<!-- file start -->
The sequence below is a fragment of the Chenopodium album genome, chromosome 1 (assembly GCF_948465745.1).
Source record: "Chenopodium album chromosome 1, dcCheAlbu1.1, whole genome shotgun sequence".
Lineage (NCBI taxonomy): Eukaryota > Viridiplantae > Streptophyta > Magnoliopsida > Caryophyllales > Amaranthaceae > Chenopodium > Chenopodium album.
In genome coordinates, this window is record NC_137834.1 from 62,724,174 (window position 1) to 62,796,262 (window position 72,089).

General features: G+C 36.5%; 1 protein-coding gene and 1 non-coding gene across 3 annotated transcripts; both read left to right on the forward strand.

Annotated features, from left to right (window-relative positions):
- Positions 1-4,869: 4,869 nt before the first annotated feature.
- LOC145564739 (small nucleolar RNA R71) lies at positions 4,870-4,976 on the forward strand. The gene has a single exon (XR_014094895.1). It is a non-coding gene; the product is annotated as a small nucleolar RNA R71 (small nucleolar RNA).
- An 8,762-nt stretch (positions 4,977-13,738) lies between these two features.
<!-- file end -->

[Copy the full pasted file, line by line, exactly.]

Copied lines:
The sequence below is a fragment of the Chenopodium album genome, chromosome 1 (assembly GCF_948465745.1).
Source record: "Chenopodium album chromosome 1, dcCheAlbu1.1, whole genome shotgun sequence".
Lineage (NCBI taxonomy): Eukaryota > Viridiplantae > Streptophyta > Magnoliopsida > Caryophyllales > Amaranthaceae > Chenopodium > Chenopodium album.
In genome coordinates, this window is record NC_137834.1 from 62,724,174 (window position 1) to 62,796,262 (window position 72,089).

General features: G+C 36.5%; 1 protein-coding gene and 1 non-coding gene across 3 annotated transcripts; both read left to right on the forward strand.

Annotated features, from left to right (window-relative positions):
- Positions 1-4,869: 4,869 nt before the first annotated feature.
- LOC145564739 (small nucleolar RNA R71) lies at positions 4,870-4,976 on the forward strand. The gene has a single exon (XR_014094895.1). It is a non-coding gene; the product is annotated as a small nucleolar RNA R71 (small nucleolar RNA).
- An 8,762-nt stretch (positions 4,977-13,738) lies between these two features.